By Lizz Schumer
The New York Times
From Our NYT Files: The Terms on a Food Label to Ignore, and the Ones to Watch For
Food labels are meant to be easy to read, but some terms on those labels are marketing lingo or mean something different than you may think. Here’s what to pay attention to and what to ignore entirely. If your head starts spinning when trying to make healthy and budget-friendly food choices, you’re not alone. Take a look around your local grocery store and you’ll find a slew of confusing terms. Organic. Non-G.M.O. Low-sugar. Superfood.
What does it all mean, and how can a normal human shopper possibly make sense of any of it? We asked registered dietitians, food marketers and members of the New York City Agriculture Collective for help decoding the labels you see in the grocery store. Let’s break down how to decode the label and get past the marketing into the actual benefits of what we’re buying.
The Food Label Terms to Ignore
Liz Vaknin of the food marketing company Our Name Is Farm said the way food is labeled — you guessed it — aims to get it off the shelf and into our shopping carts.
“The more value you ascribe to a term, the more you identify with it, the more you’re willing to pay for it,” she explained. “Some are useful, some are misleading, and a lot of them are not regulated enough to mean anything.” Take “natural,” for example, she said. The term has been thrown around so much, it barely means anything at all.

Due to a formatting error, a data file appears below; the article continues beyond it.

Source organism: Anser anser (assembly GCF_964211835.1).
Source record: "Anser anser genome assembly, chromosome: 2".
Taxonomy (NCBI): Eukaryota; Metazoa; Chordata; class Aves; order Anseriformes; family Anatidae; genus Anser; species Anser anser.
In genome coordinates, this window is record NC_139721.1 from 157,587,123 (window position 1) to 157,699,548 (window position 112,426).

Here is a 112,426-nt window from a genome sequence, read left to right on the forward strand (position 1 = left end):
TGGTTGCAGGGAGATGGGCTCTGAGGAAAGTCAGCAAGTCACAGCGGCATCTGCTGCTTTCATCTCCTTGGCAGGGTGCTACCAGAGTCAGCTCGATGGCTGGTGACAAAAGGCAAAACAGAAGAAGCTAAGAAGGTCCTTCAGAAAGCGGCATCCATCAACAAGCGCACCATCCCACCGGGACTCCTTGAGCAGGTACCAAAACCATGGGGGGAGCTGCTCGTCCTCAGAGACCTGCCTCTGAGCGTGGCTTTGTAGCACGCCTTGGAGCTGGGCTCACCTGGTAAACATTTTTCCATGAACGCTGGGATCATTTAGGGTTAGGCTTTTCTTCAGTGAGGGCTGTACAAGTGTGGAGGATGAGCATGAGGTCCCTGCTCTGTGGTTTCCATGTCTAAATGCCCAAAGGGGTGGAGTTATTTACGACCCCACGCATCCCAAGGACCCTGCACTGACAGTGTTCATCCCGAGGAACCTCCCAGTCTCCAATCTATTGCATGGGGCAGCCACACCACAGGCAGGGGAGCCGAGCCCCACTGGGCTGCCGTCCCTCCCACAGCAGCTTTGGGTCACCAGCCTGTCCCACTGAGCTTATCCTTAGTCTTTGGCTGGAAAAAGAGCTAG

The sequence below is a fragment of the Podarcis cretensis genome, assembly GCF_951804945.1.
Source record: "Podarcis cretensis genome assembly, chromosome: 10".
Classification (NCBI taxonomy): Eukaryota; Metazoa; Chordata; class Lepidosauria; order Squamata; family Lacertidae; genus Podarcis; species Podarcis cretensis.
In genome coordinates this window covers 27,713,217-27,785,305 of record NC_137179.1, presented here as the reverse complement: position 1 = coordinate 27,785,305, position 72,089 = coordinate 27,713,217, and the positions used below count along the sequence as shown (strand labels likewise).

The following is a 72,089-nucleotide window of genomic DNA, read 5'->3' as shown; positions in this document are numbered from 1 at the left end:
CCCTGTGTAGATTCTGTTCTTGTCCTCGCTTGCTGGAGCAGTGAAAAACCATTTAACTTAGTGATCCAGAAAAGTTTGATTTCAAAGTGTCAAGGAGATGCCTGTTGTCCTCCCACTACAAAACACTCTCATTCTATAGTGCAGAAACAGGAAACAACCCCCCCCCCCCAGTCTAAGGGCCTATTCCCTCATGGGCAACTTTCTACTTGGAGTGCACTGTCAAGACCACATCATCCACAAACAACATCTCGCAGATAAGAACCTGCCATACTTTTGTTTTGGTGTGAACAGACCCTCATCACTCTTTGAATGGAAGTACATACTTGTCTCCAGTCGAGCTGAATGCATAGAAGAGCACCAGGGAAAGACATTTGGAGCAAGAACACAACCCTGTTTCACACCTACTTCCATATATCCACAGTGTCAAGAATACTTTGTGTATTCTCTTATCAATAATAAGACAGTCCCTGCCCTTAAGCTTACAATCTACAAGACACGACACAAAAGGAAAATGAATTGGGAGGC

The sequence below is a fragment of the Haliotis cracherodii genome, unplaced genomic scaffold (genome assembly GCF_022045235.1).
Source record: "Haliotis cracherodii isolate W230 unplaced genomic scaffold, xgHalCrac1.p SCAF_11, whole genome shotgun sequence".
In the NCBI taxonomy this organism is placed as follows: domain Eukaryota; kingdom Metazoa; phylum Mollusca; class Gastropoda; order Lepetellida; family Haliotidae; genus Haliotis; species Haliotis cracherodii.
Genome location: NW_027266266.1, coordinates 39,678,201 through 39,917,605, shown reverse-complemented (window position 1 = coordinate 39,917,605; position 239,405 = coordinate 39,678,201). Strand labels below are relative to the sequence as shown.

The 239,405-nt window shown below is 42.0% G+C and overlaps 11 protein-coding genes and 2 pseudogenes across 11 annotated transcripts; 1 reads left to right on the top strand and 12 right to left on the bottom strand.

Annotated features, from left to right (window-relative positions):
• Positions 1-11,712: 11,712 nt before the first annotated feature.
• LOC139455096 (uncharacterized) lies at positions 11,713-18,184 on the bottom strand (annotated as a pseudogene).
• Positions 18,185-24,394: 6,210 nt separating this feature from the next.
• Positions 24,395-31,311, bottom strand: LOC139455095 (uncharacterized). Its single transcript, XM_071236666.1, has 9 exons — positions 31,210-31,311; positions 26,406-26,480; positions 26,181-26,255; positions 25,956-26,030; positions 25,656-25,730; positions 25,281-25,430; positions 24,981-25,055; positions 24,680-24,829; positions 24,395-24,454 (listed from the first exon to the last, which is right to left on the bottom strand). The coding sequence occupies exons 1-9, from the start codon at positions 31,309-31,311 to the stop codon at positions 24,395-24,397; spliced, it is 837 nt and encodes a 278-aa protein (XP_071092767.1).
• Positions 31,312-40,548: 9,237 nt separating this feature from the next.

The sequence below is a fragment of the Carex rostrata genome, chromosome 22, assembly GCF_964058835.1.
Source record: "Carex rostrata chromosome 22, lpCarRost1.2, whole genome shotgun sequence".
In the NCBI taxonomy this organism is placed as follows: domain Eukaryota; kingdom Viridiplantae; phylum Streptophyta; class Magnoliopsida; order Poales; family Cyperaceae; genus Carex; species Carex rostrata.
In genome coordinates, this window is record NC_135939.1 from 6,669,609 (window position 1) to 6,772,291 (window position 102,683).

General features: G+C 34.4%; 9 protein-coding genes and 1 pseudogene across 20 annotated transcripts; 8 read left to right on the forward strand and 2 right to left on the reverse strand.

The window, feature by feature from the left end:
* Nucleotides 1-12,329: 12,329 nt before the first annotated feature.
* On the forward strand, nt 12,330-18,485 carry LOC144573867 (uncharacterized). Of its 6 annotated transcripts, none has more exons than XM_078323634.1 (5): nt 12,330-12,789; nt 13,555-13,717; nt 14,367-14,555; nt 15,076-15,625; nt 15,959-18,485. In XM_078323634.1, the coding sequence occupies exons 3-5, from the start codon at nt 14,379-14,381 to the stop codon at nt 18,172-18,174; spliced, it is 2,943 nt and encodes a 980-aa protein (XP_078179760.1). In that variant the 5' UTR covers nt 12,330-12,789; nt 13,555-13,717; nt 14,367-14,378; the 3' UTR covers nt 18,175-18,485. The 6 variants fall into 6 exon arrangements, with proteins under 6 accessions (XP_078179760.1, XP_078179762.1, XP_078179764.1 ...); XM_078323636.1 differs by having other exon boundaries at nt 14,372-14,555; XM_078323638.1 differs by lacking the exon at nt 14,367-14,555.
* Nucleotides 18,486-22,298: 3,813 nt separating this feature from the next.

“Superfood,” according to Andy Bellatti, a registered dietitian and co-founder of Dietitians for Professional Integrity, is almost equally meaningless. “As I like to say, all plant-based foods are ‘superfoods’ in the sense that they offer fiber, vitamins, minerals and phytonutrients,” he said. “A peach is just as ‘super’ as a berry that grows in the Himalayas.”
That said, some terms do matter — sort of.
Two Things You Should Definitely Pay Attention To
The federal Food and Drug Administration requires that labels of nutrition facts include added sugars, one important element to consider. Mr. Bellatti suggested capping your added sugar consumption at no more than 24 grams, per day. “A healthful food is low in added sugar, low in added sodium and offers a nice amount of fiber,” he explained. Debi Zvi, a clinical nutritionist at NewYork-Presbyterian Hospital and a NYC Agricultural Collective member, recommends reading the serving size carefully, too. Even supposed “single-serving” packages can contain multiples. “If you only have a few seconds to make your food choice, I would recommend looking for foods with less than 20 percent daily value of sodium and saturated fat, and less than 10 grams of added sugar,” she suggested.
G.M.O. vs. Non-G.M.O.